United Nations Headquarters, New York © Shutterstock

When the Glass House by the East River exploded in laughter
This article contains excerpts from journalist Thalif Deen’s recently released memoirs on United Nations life, “No Comment - and Don’t Quote Me on That”
1 Sep 2023

When the high-level segment of the General Assembly begins September 19, over 150 world leaders are expected to arrive in New York on their annual political pilgrimage to address the United Nations.

Created in 1945 following the devastation caused by World War II, the 78-year-old world body and its affiliated organs, including the 15-member Security Council, were mandated with one central mission: the maintenance of international peace and security.

Nevertheless, the seriousness of the UN’s far-reaching mandate has been tempered by occasional moments of levity which have rocked the Glass House by the East River with laughter. The UN is a rich source of legendary stories and anecdotes, both real and apocryphal, originating in the General Assembly, the Security Council, and the UN’s watering hole, the delegate’s lounge.

When John Bolton was US Ambassador to the UN (2005-2006), he notoriously remarked: “There’s no such thing as the United Nations. If the UN Secretariat Building in New York lost 10 stories, it wouldn’t make a bit of difference.” The punchline, however, came from a New York Times columnist who said Bolton would do better as an urban planner than a US diplomat.

UN meetings are a rich source of legendary stories and anecdotes © UN Photo

An oft quoted remark by a Peruvian diplomat, back in the 1960s, is still relevant, particularly in the context of a sharply divided Security Council. Dr. Victor Andres Belaunde of Peru characterized the United Nations as an institution that survives only at the will and pleasure of the five big powers. Simplifying his argument in more realistic terms, he said: “When two small powers have a dispute, the dispute disappears. When a great power and a small power are in conflict, the small power disappears. And when two great powers have a dispute, the United Nations disappears.”

A former US ambassador to the UN once provided an amusingly lighthearted definition of diplomacy: 97 percent alcohol, 2 percent protocol and one percent Geritol, a multi-vitamin drink probably meant to energize negotiations. Nonetheless, diplomacy at the UN is much more than socializing. During an interview with a journalist, a Deputy Prime Minister of a Southeast Asian nation was asked about the leading newspapers in his country. “We don’t have any leading newspapers,” he said, “because all our newspapers are misleading.”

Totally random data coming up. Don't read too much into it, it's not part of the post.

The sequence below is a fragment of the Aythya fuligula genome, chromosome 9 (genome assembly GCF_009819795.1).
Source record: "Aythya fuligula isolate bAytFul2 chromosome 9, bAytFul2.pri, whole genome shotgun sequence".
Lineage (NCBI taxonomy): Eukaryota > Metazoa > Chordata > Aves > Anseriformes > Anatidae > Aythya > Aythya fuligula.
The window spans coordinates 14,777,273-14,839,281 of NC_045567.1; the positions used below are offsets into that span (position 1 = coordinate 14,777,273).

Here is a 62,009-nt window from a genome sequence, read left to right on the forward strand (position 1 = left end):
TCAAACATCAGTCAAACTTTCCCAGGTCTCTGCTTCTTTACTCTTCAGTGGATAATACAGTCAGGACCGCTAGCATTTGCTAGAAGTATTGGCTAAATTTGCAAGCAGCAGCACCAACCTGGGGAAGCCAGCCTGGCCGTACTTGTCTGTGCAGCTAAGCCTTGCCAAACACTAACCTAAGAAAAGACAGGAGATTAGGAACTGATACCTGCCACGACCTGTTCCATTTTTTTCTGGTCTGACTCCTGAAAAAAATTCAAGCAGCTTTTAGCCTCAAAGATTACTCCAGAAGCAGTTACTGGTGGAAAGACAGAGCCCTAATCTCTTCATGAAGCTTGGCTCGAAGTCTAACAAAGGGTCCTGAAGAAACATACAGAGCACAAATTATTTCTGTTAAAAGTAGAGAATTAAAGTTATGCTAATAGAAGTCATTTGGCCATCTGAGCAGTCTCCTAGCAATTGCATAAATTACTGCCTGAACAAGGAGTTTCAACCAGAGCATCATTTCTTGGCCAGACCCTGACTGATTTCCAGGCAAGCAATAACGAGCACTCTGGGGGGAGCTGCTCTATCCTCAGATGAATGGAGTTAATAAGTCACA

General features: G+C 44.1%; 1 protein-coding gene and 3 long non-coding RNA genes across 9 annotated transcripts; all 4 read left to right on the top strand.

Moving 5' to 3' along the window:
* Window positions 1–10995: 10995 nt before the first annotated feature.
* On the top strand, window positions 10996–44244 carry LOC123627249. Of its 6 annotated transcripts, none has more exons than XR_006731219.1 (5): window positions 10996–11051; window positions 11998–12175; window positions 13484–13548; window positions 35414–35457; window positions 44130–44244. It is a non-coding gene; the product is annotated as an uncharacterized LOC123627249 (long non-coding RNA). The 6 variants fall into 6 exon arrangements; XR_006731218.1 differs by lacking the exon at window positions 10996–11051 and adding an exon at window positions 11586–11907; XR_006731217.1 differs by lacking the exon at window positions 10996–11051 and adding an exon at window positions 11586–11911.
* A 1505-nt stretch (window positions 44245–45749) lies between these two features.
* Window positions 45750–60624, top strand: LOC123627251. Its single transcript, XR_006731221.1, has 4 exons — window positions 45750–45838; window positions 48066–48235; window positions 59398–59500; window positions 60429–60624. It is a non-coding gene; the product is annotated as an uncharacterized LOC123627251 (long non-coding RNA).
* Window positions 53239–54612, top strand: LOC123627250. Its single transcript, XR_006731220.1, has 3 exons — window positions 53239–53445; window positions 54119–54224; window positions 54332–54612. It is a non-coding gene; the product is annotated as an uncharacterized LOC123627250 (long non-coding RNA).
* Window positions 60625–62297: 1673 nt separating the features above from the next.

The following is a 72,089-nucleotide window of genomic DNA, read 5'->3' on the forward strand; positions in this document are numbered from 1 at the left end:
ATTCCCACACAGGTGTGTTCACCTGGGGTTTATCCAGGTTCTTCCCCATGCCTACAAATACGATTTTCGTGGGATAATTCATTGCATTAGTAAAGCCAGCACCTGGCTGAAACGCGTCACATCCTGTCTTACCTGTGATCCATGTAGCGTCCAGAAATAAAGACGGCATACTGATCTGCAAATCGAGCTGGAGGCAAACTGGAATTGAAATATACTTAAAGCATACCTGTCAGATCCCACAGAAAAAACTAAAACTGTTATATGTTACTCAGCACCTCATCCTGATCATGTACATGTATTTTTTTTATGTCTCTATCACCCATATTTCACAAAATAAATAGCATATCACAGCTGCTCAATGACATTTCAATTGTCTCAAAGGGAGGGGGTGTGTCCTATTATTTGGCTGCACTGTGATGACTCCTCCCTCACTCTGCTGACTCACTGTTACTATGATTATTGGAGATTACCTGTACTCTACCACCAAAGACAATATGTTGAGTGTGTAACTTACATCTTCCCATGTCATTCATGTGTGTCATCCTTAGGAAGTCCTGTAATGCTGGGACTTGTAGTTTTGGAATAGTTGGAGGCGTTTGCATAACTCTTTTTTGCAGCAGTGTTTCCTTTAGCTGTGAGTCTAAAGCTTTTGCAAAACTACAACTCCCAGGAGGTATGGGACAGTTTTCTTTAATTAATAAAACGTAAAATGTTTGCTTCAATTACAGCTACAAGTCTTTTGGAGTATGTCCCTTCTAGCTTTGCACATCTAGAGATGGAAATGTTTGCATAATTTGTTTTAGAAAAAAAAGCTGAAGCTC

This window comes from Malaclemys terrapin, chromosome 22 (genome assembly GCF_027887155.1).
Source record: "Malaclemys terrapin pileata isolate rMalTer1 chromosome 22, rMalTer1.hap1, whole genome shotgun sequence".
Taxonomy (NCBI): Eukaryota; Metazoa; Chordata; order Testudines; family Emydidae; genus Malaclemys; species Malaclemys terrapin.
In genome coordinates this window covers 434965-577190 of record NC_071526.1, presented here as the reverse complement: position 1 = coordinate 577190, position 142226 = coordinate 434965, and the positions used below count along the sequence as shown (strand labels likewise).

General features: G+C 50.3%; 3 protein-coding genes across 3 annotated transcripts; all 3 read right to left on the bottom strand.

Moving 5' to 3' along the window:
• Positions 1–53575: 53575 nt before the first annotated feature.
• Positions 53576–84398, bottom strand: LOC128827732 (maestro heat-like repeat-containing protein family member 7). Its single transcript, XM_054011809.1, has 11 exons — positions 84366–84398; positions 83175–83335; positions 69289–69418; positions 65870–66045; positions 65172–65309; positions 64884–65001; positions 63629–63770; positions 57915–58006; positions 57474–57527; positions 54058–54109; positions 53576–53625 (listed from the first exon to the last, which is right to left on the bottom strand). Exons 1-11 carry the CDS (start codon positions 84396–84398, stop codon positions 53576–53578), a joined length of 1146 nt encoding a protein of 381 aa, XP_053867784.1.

Meanwhile, a security officer once recalled an incident where the Prime Minister from an African country, addressing the General Assembly, was heckled by a group of African students. As is usual with hecklers, the boisterous group was taken off the visitor’s gallery and banned from entering the UN premises. About five years later, however, one of the hecklers returned to the UN —this time, as Foreign Minister of his country— to address the world body.

When US President Donald Trump addressed the General Assembly, for the first time, back in September 2017, he lashed out at North Korean leader Kim Jong-un calling him “the rocket man on a suicide mission” and threatening to “totally destroy” North Korea. The biggest joke, however, was later directed at Trump, who was known for his blundering ignorance of international politics. (“Is Nipple (Nepal) and Button (Bhutan) part of India? And is UK a nuclear power?”).

According to an anecdote circulating in the UN’s delegate’s lounge, Trump was rehearsing his speech when he apparently asked one of his aides whether the North Korean leader was related to the UN. Asked why, Trump remarked: “Isn’t he called Kim Jong-UN”? So goes the story.

Thalif Deen, who authored the book from which the excerpts above are from, is Senior Editor at Inter Press Service (IPS) news agency, an ex-UN staffer and a former member of the Sri Lanka delegation to the General Assembly sessions. A Fulbright scholar with a Master’s Degree (MSc) in Journalism from Columbia University, New York, he shared the gold medal twice (2012-2013) for excellence in UN reporting awarded by the UN Correspondents Association (UNCA). 

* Thalif Deen is a writer and IPS United Nations Bureau Chief and Regional Director of North America.
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